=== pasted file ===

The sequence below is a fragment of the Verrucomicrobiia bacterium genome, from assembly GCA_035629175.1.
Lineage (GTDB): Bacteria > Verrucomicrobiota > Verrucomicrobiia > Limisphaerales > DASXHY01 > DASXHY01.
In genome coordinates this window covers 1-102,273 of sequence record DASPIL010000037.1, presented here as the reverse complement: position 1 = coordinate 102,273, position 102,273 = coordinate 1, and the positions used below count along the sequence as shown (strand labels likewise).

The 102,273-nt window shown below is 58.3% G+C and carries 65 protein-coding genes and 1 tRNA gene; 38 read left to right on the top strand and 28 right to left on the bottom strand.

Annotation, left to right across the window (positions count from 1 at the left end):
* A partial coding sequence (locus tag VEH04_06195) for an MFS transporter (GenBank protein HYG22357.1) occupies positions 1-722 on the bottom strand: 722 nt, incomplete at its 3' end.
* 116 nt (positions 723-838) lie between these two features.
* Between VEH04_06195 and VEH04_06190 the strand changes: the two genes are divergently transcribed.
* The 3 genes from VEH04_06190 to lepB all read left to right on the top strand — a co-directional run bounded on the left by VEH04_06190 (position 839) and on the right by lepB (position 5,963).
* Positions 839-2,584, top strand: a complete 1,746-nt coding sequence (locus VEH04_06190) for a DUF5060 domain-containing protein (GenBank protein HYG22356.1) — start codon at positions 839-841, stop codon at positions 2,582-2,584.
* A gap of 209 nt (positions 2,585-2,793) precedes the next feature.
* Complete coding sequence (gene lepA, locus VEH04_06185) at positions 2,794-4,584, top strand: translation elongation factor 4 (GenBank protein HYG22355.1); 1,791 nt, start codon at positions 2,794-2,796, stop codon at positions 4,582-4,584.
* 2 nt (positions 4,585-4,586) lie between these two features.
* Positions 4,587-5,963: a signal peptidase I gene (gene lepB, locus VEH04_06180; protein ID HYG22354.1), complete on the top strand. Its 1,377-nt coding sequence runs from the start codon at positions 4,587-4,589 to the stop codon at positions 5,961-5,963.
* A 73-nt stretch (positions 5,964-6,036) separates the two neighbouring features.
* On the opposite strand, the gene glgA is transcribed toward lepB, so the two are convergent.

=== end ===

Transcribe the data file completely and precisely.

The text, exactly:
The sequence below is a fragment of the Verrucomicrobiia bacterium genome, from assembly GCA_035629175.1.
Lineage (GTDB): Bacteria > Verrucomicrobiota > Verrucomicrobiia > Limisphaerales > DASXHY01 > DASXHY01.
In genome coordinates this window covers 1-102,273 of sequence record DASPIL010000037.1, presented here as the reverse complement: position 1 = coordinate 102,273, position 102,273 = coordinate 1, and the positions used below count along the sequence as shown (strand labels likewise).

The 102,273-nt window shown below is 58.3% G+C and carries 65 protein-coding genes and 1 tRNA gene; 38 read left to right on the top strand and 28 right to left on the bottom strand.

Annotation, left to right across the window (positions count from 1 at the left end):
* A partial coding sequence (locus tag VEH04_06195) for an MFS transporter (GenBank protein HYG22357.1) occupies positions 1-722 on the bottom strand: 722 nt, incomplete at its 3' end.
* 116 nt (positions 723-838) lie between these two features.
* Between VEH04_06195 and VEH04_06190 the strand changes: the two genes are divergently transcribed.
* The 3 genes from VEH04_06190 to lepB all read left to right on the top strand — a co-directional run bounded on the left by VEH04_06190 (position 839) and on the right by lepB (position 5,963).
* Positions 839-2,584, top strand: a complete 1,746-nt coding sequence (locus VEH04_06190) for a DUF5060 domain-containing protein (GenBank protein HYG22356.1) — start codon at positions 839-841, stop codon at positions 2,582-2,584.
* A gap of 209 nt (positions 2,585-2,793) precedes the next feature.
* Complete coding sequence (gene lepA, locus VEH04_06185) at positions 2,794-4,584, top strand: translation elongation factor 4 (GenBank protein HYG22355.1); 1,791 nt, start codon at positions 2,794-2,796, stop codon at positions 4,582-4,584.
* 2 nt (positions 4,585-4,586) lie between these two features.
* Positions 4,587-5,963: a signal peptidase I gene (gene lepB, locus VEH04_06180; protein ID HYG22354.1), complete on the top strand. Its 1,377-nt coding sequence runs from the start codon at positions 4,587-4,589 to the stop codon at positions 5,961-5,963.
* A 73-nt stretch (positions 5,964-6,036) separates the two neighbouring features.
* On the opposite strand, the gene glgA is transcribed toward lepB, so the two are convergent.